The key to success in any field is a matter of practising a specific task for 10,000 hours, argued Malcolm Gladwell in his bestseller, Outliers. Frans Johansson, author of The Click Moment, disagrees. In today’s market, the tried-and-true rules are changing so fast that formulas for success are disintegrating, and multi-million-dollar insights can strike anybody, anywhere, at any time. In short, randomness is taking over.
Johansson, at the 2015 HRPA Conference in Toronto, Ontario, obliterates the idea that success comes from analysis, planning, strategy or practice, and suggests that it has much more to do with serendipity or randomness than we would like to believe. In order to thrive in an unpredictable world, we must increase the serendipity in our lives and careers and learn how to seize opportunities. We need to turn our attention to those times when luck and skill collide — something he refers to as a “click moment”. “If a good idea is a light bulb going off over your head, a true click moment is a supernova exploding at 100 billion degrees,” says Johansson.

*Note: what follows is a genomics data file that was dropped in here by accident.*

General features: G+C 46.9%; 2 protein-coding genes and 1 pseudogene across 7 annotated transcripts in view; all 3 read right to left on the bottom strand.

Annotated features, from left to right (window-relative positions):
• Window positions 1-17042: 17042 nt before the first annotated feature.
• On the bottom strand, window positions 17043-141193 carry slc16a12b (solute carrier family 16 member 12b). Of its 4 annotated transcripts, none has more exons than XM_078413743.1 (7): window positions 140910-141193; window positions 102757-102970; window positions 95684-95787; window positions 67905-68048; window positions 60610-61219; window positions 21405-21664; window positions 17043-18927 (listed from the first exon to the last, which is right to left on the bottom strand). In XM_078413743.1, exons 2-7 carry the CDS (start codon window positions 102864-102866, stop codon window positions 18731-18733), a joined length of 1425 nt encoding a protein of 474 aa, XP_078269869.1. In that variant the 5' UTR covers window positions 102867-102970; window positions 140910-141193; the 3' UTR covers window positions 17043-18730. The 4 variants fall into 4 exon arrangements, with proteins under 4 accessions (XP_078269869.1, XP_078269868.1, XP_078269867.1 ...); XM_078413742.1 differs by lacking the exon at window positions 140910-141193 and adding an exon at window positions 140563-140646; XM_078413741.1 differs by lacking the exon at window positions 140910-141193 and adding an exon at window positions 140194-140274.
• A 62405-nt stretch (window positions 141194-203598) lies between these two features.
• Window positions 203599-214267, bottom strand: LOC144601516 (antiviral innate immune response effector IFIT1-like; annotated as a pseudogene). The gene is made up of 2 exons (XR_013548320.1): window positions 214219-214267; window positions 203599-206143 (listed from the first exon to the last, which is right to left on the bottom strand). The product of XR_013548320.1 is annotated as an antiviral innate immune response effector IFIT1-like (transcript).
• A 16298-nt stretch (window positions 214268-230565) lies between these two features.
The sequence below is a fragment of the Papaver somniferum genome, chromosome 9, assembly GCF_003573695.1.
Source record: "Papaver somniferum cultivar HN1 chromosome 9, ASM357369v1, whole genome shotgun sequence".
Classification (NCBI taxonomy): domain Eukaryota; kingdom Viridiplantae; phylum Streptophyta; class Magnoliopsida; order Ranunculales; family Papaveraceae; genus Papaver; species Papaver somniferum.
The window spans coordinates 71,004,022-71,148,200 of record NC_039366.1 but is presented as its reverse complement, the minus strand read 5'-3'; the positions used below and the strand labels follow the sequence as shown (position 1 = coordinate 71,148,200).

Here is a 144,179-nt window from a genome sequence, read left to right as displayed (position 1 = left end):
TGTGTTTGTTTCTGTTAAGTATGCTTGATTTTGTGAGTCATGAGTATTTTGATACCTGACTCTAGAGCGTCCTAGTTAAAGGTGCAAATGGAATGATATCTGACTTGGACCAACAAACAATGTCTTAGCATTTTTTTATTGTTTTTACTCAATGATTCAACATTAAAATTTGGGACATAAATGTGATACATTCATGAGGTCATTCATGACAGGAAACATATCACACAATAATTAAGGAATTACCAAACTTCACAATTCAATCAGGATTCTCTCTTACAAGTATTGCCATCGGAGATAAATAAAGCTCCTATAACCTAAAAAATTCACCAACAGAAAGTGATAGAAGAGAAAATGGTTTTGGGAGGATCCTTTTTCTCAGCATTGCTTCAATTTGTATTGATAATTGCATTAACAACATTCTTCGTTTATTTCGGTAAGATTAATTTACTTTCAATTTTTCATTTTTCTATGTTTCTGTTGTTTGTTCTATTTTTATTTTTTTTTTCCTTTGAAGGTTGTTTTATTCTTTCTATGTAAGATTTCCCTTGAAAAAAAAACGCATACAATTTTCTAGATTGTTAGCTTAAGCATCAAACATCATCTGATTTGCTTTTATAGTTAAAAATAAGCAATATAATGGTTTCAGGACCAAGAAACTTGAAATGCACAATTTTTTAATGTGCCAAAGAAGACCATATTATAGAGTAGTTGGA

He argues that it is futile for workplace leaders to seek out the right answer to the plethora of business problems that exist. Rather, winning organizations are those that create environments enabling them to engender, notice and capitalize on click moments.